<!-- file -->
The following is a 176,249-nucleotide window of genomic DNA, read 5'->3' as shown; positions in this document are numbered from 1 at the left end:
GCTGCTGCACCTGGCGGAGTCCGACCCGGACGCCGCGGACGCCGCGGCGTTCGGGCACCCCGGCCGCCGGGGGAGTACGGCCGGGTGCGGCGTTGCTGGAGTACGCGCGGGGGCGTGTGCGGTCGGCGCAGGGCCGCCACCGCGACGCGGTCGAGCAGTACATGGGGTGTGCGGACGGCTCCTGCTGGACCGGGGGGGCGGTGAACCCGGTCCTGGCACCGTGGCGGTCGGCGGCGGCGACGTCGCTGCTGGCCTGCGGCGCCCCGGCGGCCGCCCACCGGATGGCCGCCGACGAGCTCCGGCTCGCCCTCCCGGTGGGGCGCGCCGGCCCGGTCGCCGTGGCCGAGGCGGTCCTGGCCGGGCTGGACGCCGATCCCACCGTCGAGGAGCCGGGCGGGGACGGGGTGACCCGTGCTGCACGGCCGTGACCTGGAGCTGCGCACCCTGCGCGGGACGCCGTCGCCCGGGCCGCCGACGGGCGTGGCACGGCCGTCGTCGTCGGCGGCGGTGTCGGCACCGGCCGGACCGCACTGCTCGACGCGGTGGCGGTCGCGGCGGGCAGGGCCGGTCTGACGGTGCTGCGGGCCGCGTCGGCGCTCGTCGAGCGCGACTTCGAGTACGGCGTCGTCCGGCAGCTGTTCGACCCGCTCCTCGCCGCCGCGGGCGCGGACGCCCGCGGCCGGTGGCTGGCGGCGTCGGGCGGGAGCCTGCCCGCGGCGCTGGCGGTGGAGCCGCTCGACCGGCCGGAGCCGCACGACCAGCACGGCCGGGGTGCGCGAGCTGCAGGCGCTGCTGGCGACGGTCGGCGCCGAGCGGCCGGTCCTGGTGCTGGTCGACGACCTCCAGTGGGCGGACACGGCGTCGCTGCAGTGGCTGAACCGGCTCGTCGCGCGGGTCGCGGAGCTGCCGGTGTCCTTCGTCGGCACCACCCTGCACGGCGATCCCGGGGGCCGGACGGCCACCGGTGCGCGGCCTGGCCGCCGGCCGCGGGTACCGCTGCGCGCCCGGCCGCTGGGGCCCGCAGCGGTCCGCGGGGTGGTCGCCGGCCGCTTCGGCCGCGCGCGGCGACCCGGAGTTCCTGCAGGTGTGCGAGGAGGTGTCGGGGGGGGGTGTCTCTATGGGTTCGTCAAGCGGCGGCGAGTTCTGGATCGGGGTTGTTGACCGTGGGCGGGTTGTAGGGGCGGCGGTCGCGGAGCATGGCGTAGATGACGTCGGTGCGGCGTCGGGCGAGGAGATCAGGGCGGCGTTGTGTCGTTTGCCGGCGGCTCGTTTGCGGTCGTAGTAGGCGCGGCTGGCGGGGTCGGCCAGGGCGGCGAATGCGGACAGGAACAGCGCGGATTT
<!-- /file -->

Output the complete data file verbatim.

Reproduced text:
The following is a 176,249-nucleotide window of genomic DNA, read 5'->3' as shown; positions in this document are numbered from 1 at the left end:
GCTGCTGCACCTGGCGGAGTCCGACCCGGACGCCGCGGACGCCGCGGCGTTCGGGCACCCCGGCCGCCGGGGGAGTACGGCCGGGTGCGGCGTTGCTGGAGTACGCGCGGGGGCGTGTGCGGTCGGCGCAGGGCCGCCACCGCGACGCGGTCGAGCAGTACATGGGGTGTGCGGACGGCTCCTGCTGGACCGGGGGGGCGGTGAACCCGGTCCTGGCACCGTGGCGGTCGGCGGCGGCGACGTCGCTGCTGGCCTGCGGCGCCCCGGCGGCCGCCCACCGGATGGCCGCCGACGAGCTCCGGCTCGCCCTCCCGGTGGGGCGCGCCGGCCCGGTCGCCGTGGCCGAGGCGGTCCTGGCCGGGCTGGACGCCGATCCCACCGTCGAGGAGCCGGGCGGGGACGGGGTGACCCGTGCTGCACGGCCGTGACCTGGAGCTGCGCACCCTGCGCGGGACGCCGTCGCCCGGGCCGCCGACGGGCGTGGCACGGCCGTCGTCGTCGGCGGCGGTGTCGGCACCGGCCGGACCGCACTGCTCGACGCGGTGGCGGTCGCGGCGGGCAGGGCCGGTCTGACGGTGCTGCGGGCCGCGTCGGCGCTCGTCGAGCGCGACTTCGAGTACGGCGTCGTCCGGCAGCTGTTCGACCCGCTCCTCGCCGCCGCGGGCGCGGACGCCCGCGGCCGGTGGCTGGCGGCGTCGGGCGGGAGCCTGCCCGCGGCGCTGGCGGTGGAGCCGCTCGACCGGCCGGAGCCGCACGACCAGCACGGCCGGGGTGCGCGAGCTGCAGGCGCTGCTGGCGACGGTCGGCGCCGAGCGGCCGGTCCTGGTGCTGGTCGACGACCTCCAGTGGGCGGACACGGCGTCGCTGCAGTGGCTGAACCGGCTCGTCGCGCGGGTCGCGGAGCTGCCGGTGTCCTTCGTCGGCACCACCCTGCACGGCGATCCCGGGGGCCGGACGGCCACCGGTGCGCGGCCTGGCCGCCGGCCGCGGGTACCGCTGCGCGCCCGGCCGCTGGGGCCCGCAGCGGTCCGCGGGGTGGTCGCCGGCCGCTTCGGCCGCGCGCGGCGACCCGGAGTTCCTGCAGGTGTGCGAGGAGGTGTCGGGGGGGGGTGTCTCTATGGGTTCGTCAAGCGGCGGCGAGTTCTGGATCGGGGTTGTTGACCGTGGGCGGGTTGTAGGGGCGGCGGTCGCGGAGCATGGCGTAGATGACGTCGGTGCGGCGTCGGGCGAGGAGATCAGGGCGGCGTTGTGTCGTTTGCCGGCGGCTCGTTTGCGGTCGTAGTAGGCGCGGCTGGCGGGGTCGGCCAGGGCGGCGAATGCGGACAGGAACAGCGCGGATTT